|Publication number||US6940288 B2|
|Application number||US 10/453,595|
|Publication date||Sep 6, 2005|
|Filing date||Jun 4, 2003|
|Priority date||Jun 4, 2003|
|Also published as||US20040245996|
|Publication number||10453595, 453595, US 6940288 B2, US 6940288B2, US-B2-6940288, US6940288 B2, US6940288B2|
|Inventors||Andrew H. Barr, Ken G. Pomaranski, Dale J. Shidla|
|Original Assignee||Hewlett-Packard Development Company, L.P.|
|Export Citation||BiBTeX, EndNote, RefMan|
|Patent Citations (9), Referenced by (12), Classifications (16), Legal Events (6)|
|External Links: USPTO, USPTO Assignment, Espacenet|
High impedance connections in application specific integrated circuit (ASIC) attachments and connectors can cause system failures that are extremely difficult to predict and debug. Many new connector systems (such as sockets for ball or land grid array packages) are especially susceptible to co-planarity problems, which result in new failure modes as compared to pin and socket connectors. These failure modes present significant challenges to the design and manufacture of high quality systems. Currently there is no way to predict and proactively deal with such failure modes, since such faults don't always manifest themselves as pure ‘opens,’ which, by nature, are much easier to detect.
The failure modes that result from high-impedance connections vary widely from easily detectable bus errors to completely unpredictable behavior. When these types of failure modes have been seen, the typical ‘solution’ has been to keep swapping boards until the system starts to work again. Debugging has been done by taking resistance measurements by hand (using an Ohm meter) to determine interconnect resistance. Unfortunately, this method is extremely time-consuming and, in many cases, results in an inaccurate reading. It is also something that occurs ‘after the fact.’ A more precise ‘in system’ approach is needed.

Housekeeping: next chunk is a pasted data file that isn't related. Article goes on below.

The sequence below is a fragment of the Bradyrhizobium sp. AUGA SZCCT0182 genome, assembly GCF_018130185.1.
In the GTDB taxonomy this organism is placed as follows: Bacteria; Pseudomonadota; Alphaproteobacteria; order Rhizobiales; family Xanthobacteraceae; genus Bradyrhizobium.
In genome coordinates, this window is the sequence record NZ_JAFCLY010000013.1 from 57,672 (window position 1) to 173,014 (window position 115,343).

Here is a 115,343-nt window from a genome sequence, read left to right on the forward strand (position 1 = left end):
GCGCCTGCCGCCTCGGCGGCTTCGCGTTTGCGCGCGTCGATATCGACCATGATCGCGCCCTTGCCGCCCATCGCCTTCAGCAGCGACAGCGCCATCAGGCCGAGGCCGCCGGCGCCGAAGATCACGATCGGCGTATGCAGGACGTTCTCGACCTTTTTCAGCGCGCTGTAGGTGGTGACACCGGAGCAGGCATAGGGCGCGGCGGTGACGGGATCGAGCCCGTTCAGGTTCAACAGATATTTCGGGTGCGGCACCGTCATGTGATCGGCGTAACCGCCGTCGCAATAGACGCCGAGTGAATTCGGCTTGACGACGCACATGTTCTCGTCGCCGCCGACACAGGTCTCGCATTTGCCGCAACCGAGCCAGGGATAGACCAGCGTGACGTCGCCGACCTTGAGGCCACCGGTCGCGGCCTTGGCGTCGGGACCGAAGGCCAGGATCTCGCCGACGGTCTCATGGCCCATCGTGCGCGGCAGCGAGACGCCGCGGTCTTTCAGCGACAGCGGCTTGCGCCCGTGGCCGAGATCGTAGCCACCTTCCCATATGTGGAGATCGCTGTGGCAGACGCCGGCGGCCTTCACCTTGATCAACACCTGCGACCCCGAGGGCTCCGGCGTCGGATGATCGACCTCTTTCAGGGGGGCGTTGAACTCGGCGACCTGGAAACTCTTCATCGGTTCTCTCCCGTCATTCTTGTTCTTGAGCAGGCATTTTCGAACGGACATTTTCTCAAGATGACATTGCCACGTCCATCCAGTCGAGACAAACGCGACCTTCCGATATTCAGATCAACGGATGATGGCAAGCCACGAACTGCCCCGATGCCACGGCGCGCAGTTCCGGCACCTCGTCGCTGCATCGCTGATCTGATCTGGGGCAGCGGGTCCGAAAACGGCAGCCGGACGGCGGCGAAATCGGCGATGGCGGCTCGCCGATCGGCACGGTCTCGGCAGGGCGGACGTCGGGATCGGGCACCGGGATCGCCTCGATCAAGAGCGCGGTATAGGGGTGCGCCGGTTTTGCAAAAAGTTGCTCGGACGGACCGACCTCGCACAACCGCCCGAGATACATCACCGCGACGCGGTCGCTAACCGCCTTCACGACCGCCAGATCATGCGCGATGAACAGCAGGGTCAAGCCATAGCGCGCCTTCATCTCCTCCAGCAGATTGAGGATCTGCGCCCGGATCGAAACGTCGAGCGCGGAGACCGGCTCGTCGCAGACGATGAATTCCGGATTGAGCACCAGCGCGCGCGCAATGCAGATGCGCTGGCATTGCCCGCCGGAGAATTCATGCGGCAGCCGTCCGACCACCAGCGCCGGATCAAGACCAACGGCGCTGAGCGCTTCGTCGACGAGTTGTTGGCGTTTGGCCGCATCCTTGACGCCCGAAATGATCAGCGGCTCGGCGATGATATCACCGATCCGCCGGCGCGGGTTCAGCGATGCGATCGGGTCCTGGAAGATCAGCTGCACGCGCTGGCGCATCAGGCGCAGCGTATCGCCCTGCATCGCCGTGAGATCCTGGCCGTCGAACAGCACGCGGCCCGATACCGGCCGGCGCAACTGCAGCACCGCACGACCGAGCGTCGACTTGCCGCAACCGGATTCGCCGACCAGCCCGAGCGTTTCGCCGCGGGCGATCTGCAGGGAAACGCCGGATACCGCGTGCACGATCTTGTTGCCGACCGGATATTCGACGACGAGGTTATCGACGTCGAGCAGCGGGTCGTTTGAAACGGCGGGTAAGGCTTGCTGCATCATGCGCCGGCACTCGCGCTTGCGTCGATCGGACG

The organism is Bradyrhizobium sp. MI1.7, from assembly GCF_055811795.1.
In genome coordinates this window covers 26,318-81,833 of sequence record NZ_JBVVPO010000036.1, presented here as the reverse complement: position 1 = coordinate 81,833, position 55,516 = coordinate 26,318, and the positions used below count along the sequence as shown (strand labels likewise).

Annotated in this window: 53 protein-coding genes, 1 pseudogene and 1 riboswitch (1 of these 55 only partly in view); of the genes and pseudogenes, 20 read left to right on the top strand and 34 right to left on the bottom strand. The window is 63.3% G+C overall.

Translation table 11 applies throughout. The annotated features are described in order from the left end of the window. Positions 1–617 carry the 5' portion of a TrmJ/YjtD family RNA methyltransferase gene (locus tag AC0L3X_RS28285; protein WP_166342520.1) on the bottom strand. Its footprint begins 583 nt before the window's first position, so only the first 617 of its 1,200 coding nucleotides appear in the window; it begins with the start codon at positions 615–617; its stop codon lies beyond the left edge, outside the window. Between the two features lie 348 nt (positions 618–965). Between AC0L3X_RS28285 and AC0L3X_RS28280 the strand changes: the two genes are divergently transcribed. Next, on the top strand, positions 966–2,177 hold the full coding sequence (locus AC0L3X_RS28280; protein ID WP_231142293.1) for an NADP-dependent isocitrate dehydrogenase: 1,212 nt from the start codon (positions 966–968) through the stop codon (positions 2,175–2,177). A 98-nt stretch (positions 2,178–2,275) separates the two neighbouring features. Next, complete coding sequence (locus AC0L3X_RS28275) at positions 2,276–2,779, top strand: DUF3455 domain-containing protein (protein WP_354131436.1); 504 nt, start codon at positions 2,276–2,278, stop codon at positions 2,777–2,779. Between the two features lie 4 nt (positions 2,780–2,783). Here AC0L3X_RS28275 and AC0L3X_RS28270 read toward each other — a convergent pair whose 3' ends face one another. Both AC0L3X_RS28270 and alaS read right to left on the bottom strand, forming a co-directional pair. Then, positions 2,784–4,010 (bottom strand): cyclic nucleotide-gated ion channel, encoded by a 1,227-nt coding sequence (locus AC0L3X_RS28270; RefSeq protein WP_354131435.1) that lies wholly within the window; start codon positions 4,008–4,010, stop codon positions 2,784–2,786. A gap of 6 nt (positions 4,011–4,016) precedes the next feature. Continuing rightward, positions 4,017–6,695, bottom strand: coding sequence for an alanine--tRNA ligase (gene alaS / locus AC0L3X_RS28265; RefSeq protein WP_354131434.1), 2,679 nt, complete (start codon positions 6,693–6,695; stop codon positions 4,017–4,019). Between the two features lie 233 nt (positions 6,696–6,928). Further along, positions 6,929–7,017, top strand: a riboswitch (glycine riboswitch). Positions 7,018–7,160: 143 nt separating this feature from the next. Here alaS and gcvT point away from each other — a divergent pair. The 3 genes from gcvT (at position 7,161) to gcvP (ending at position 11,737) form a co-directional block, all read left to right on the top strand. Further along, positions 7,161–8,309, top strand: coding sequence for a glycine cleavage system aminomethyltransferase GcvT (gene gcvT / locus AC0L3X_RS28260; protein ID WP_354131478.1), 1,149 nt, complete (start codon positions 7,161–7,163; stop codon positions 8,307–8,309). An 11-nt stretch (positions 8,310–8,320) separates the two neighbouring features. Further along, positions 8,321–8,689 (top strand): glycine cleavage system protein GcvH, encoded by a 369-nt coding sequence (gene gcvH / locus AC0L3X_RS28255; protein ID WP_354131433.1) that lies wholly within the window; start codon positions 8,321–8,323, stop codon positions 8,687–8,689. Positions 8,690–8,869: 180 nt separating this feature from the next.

An advantage of the embodiments described herein is that they overcome the disadvantages of the prior art. Another advantage of certain embodiments is that they may detect if a pin failure occurs or pro-actively predict interconnect failures before the failures actually occur. Yet another advantage is that this prediction is accurate and performed automatically rather than manually or by hand. Still another advantage of certain embodiments is that they provide greater system uptime and a better customer experience. Another advantage of certain embodiments is that they provide means for monitoring the resistance of a representative sample of interconnect pins during operation and provide for logging the resistance information for use in debug or proactive fault management.
These advantages and others are also achieved by a method for detecting high impedance failures in system interconnects. The method preferably measures resistance of a connection of one or more representative sets of pins on a partitioned chip to a circuit board and determines if the measured resistance of each of the one or more representative sets of pins is less than a threshold value. The measuring step is executed while the circuit board is operating.
These advantages and others are also achieved by computer-readable medium that includes instructions for measuring resistance of a connection of one or more representative sets of pins on a partitioned chip to a circuit board and determining if the measured resistance of each of the one or more representative sets of pins is less than a threshold value. The measuring step is executed while the circuit board is operating.
The detailed description will refer to the following drawings, wherein like numerals refer to like elements, and wherein:
In the embodiment shown in
With reference again to
The RCMC 24 is an analog precision circuit that determines the current resistance value of the interconnect of the pins 16 with the circuit board 12. The RCMC 24 may be integrated with the A/D converter 28 as a combined circuit. In the embodiment shown in
With continued reference to
Each pin area 18 preferably has a representative monitored set of pins. In the present embodiment, these monitored set of pins are illustrated as the shaded pin pairs 20 seen in FIG. 1. In other embodiments, the representative monitored sets of pins may be different than a pin pair 20. For example, different patterns of pins may be selected as the representative monitored set of pins for all or some pin areas. The different patterns of pins may include more than the two pins in a pin pair 20. The possible representative monitored sets of pins vary depending on the size and number of the partitioned pin areas.
The pin pairs 20 are preferably connected to the RCMC 24 via a signal path 22 so that the RCMC 24 can monitor and measure the resistance of each pin pair 20 interconnect, as shown in FIG. 1. Each pin pair 20 is preferably connected to the RCMC 24 via a separate signal path 22. Alternatively, the pin pairs 20 may be connected to the RCMC 24 via a single signal path 22 connecting all the pin pairs 20 or by multiple signal paths 22 at least some of which connect a plurality of pin pairs 20. However implemented, the signal path 22 is preferably accomplished through routing on the ASIC 14 to connect the pin pairs 20 and routing a trace on the circuit board 12 to form a closed loop of daisy-chained pins 16 (or pin pairs 20 if connecting more than one pin pair 20 in the signal path 22).